As Always, Julia--Letters of J. Child & Avis DeVoto

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As Always, Julia--Letters of J. Child & Avis DeVoto

Post by DotNotInOz on Sun Nov 28, 2010 9:46 am

First to admit that I usually find collections of people's correspondence boooorrrrinnng.

This one is a notable exception. It begins in the early 1950's with Child in Paris just getting into her cooking school for American housewives along with Bertholle and Beck. Child wrote a letter to Bernard DeVoto praising his article on how horrible American stainless steel knives are (still are unless you pay out the wazoo!) and sending him a small French carbon steel one.

B. DeVoto was swamped at the time, so his wife Avis who usually handled his correspondence wrote back, thus beginning a friendship that would last until Avis's death in 1989. Avis DeVoto helped the Childs acquire their ultimately famous Boston home that would eventually house the Julia Child kitchen now reconstructed in the Smithsonian.

The book is fascinating in its small details such as the fact that good steak sold for 49 CENTS a pound, and a mortgage on an East Coast home of some size was as little as $50/mo. However, it also compares what foodstuffs were fresh and good in the U.S. while bemoaning the rise of so many packaged "just-add" ones. Shallots were available rarely and usually only on order. Now, I can go barely 3 miles to either of two sizable supermarkets and find them any time of year along with butter from Denmark, Ireland and France, cheeses from all over the world.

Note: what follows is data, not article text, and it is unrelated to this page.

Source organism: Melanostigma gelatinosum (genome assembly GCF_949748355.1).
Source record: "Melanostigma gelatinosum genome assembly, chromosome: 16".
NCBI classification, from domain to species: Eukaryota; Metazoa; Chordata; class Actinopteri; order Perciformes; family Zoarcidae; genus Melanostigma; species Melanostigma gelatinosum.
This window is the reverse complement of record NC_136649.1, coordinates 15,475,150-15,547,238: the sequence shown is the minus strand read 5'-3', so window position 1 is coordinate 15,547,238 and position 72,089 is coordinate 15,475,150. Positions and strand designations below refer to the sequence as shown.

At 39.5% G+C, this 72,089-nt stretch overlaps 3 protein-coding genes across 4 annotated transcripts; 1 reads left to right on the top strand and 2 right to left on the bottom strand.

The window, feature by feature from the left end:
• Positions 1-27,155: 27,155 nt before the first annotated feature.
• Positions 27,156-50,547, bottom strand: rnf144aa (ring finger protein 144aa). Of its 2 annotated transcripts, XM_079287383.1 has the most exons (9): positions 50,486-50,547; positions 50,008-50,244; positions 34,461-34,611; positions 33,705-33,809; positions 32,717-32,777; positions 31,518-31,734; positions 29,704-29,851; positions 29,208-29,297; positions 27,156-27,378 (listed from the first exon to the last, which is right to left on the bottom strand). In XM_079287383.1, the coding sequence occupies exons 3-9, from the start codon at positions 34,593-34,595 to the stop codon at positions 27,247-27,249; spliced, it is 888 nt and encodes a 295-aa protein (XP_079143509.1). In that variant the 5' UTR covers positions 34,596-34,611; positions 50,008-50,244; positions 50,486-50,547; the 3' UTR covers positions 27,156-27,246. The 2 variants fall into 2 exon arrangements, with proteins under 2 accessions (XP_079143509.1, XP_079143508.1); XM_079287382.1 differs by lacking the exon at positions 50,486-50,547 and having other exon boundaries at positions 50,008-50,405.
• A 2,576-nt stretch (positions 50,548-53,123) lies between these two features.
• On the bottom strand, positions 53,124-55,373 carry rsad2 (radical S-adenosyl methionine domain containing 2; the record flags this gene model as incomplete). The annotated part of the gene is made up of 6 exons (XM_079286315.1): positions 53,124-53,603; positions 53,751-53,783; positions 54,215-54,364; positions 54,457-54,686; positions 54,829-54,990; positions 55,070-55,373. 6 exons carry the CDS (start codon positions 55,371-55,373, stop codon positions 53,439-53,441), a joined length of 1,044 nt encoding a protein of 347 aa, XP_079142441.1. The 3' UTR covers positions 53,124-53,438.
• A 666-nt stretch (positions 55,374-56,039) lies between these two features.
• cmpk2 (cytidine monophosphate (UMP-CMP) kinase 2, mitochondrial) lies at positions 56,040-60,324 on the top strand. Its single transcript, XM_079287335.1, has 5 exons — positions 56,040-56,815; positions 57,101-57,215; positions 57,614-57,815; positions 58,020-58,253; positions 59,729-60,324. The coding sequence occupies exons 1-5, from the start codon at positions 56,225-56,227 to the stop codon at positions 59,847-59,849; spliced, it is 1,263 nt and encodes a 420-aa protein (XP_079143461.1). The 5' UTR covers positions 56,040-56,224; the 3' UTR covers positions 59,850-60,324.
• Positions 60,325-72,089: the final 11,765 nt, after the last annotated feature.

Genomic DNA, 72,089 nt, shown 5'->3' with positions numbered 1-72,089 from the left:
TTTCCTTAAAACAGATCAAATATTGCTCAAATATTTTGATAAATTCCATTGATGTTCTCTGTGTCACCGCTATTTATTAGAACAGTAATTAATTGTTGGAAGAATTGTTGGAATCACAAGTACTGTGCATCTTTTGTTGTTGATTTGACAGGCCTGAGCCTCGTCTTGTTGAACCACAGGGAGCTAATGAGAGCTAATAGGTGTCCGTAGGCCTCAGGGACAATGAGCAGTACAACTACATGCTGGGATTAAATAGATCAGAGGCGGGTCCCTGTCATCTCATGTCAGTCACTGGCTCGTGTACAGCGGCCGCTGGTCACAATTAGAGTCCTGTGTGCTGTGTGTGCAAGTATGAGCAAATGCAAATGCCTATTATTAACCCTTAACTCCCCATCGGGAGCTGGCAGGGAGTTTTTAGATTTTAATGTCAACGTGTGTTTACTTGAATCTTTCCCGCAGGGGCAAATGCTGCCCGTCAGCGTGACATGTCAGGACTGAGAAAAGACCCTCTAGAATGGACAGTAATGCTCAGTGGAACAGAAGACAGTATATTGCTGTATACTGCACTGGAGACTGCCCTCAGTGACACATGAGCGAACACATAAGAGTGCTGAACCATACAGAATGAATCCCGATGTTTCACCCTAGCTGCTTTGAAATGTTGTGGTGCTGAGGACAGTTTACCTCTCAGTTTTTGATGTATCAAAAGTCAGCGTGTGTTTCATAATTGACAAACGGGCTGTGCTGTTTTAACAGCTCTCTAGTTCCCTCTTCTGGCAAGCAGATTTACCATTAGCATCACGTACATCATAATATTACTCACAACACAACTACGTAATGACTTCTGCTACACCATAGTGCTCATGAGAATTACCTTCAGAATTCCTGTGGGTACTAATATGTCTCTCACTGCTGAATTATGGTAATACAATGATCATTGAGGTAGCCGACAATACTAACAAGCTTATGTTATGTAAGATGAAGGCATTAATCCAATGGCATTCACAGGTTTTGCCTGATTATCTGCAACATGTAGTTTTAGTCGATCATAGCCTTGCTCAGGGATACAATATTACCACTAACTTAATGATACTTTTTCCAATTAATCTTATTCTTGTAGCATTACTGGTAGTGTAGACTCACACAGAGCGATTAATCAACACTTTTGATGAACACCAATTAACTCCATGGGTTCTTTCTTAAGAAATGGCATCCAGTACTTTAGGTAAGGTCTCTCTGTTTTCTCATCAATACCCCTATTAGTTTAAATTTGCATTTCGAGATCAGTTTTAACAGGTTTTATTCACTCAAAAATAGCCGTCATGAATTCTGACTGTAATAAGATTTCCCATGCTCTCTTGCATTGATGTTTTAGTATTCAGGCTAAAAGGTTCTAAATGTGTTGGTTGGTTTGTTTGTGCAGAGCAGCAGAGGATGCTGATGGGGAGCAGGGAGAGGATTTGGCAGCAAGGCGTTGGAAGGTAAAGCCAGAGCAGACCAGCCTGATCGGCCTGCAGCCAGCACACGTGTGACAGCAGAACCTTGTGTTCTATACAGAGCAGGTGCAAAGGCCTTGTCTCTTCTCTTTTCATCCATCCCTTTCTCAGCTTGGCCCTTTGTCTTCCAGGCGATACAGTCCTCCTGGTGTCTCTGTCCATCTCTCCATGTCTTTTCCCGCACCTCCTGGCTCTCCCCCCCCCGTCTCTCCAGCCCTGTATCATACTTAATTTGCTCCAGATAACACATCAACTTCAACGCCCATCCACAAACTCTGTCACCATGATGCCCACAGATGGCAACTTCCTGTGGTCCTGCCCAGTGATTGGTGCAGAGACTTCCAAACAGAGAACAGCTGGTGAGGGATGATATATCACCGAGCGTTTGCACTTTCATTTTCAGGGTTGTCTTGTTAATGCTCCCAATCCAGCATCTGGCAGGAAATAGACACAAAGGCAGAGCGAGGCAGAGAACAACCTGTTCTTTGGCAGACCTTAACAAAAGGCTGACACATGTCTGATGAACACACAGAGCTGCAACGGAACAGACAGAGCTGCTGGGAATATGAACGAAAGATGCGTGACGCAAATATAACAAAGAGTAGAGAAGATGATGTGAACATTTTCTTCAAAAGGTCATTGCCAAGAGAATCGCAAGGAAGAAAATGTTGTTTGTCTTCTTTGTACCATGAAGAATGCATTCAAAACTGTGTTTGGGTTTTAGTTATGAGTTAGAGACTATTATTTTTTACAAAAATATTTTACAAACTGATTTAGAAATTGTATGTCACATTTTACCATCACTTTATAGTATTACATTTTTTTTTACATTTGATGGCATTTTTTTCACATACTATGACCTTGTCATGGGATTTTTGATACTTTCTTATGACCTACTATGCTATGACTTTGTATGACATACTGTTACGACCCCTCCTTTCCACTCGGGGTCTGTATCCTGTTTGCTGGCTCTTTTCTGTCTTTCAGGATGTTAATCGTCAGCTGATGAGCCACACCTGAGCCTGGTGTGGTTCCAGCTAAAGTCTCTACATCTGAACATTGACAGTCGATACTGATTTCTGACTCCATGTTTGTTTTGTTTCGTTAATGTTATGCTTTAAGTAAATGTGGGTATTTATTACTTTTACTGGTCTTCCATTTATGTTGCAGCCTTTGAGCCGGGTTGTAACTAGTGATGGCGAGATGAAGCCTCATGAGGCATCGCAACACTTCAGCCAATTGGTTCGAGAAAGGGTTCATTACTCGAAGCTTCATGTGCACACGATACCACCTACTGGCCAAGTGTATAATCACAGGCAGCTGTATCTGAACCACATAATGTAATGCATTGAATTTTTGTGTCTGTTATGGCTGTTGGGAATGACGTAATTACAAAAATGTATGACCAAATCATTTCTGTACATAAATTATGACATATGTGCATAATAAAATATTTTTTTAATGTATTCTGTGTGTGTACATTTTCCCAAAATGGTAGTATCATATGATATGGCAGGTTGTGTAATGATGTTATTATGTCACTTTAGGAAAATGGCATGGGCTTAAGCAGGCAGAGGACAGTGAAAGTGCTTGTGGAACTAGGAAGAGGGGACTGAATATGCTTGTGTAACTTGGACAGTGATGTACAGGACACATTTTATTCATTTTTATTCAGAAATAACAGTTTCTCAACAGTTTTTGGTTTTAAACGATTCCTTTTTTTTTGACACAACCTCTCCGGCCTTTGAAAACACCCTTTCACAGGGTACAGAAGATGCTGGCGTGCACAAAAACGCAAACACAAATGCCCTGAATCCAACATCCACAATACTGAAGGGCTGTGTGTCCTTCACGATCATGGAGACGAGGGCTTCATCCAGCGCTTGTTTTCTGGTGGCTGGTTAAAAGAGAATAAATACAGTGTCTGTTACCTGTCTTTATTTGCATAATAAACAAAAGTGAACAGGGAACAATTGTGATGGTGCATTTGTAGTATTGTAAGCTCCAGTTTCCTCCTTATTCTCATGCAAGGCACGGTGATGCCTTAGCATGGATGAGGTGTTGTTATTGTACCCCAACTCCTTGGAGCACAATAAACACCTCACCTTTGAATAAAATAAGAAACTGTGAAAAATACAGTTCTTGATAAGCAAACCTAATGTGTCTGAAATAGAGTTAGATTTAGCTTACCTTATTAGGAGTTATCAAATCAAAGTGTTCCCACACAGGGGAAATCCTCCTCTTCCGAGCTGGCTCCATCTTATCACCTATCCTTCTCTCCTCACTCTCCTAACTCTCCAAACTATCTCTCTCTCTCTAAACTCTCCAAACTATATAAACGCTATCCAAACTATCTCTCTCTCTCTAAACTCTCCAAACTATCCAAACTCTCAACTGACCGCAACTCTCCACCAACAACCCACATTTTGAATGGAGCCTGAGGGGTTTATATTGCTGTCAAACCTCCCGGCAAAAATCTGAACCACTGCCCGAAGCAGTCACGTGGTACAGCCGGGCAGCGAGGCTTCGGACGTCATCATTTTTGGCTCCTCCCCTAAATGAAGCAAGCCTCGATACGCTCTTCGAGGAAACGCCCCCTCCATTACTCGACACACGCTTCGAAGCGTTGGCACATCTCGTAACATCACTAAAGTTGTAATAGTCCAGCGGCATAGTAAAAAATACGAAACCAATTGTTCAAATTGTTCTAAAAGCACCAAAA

A delightful look back at a simpler time, knowing that Julia Child was on the verge of becoming a driving force to persuade Americans that they could eat far better by cooking as the French do. What changes we've seen since!

If you're a foodie or lover of cookbooks, either one, do get this book. It is fascinating!

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